On a drizzly January afternoon, NYU Liberal Studies professor Karen Karbiener lingers on a bustling stretch of Broadway near the northwest corner of Bleecker Street, gazing up beyond the green awning of Han’s Deli at the worn 1840s-era tenement overhead. High above the crush of professionals streaming out with sandwiches and coffees, the facade offers a rare reminder of the neighborhood’s roots, when this section of Greenwich Village was just emerging as the cultural heart of the city.
Yet to really understand this spot’s radical significance, Karbiener says, “We’ll need to head underground.”
Somewhere beneath the sidewalk here—in a leaky basement at 653 or 647 or 645 Broadway, depending on whom you ask—is the former site of the smoke-filled room where poet Walt Whitman hung out with the likes of leftist writer William Dean Howells, members of the Fred Gray Association of gay men, and Ada Clare, the actress, writer, and free-love advocate who often showed up with her illegitimate son in tow. Opened by Swiss immigrant Charles Pfaff in 1855 and modeled after the German-style basement beer halls then popular in Europe, it catered to a mixed crowd at a time when most American bars were segregated by gender and class.
From 1858 to 1862, Pfaff’s Cellar was more than Whitman’s favorite watering hole—though Karbiener’s research suggests that he did cultivate a taste for champagne and lager beer there. But more important than the bubbly, for a poet who lacked university education and lived much of his life as a loner, was the close-knit social and intellectual coterie that Pfaff’s provided.
After obtaining permission from the proprietors of Han’s (“I always take chances just asking!” she says) Karbiener folds up her umbrella, sidles past the busy counter and descends the steep, slippery, concrete steps to the basement, which now serves as the deli’s tidy warehouse.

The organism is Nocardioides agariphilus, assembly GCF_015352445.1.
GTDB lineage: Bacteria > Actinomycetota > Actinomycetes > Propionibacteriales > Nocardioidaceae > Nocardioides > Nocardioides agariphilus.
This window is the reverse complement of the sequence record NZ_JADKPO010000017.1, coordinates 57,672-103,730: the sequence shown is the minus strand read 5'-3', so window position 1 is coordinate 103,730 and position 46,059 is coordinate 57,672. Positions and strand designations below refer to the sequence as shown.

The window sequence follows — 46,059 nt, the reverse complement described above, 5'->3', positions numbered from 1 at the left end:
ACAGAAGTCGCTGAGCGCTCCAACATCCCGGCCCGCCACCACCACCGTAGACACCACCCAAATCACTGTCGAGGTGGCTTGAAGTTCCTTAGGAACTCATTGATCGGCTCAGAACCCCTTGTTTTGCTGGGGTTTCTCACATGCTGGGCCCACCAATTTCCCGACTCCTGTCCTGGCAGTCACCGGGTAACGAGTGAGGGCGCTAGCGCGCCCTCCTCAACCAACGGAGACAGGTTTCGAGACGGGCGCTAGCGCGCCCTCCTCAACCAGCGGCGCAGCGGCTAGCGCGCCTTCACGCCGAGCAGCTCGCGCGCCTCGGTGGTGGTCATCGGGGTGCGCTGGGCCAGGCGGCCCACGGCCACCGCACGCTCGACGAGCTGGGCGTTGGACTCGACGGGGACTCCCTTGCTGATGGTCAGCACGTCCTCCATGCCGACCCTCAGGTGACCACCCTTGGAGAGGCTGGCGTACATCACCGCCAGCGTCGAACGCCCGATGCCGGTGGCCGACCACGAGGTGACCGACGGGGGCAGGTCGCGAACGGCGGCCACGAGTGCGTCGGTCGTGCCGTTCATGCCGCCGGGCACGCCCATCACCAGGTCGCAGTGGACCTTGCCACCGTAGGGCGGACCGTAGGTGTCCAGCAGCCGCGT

“I know it doesn’t look glorious, but for me and some of my students, just being here is a kind of spiritual moment,” Karbiener reflects, quietly surveying a long metal shelf where Pfaff’s wooden bar might have stood. “They say that space has memory—that it continues to cultivate a certain feeling. When I do poetry readings here with my classes, it takes on an aura of maybe what it once was.”
She walks down yet another narrow set of steps near the front of the building, to the deepest part of the basement, where a Han’s employee trims flowers to sell upstairs. Water steadily drips from a vaulted ceiling supporting the weight of traffic overhead. Whitman, in an 1888 interview for the Brooklyn Daily Eagle, described this very space as a “the cave under the sidewalk” and recalled that “there was as good talk [there] as took place anywhere in the world.”
Carving out such makeshift cellars was a common (and illegal) practice during Pfaff’s time—overburdened ceilings frequently caved in—which may be the root of New Yorkers’ long-standing tendency to associate underground space with illicit activity.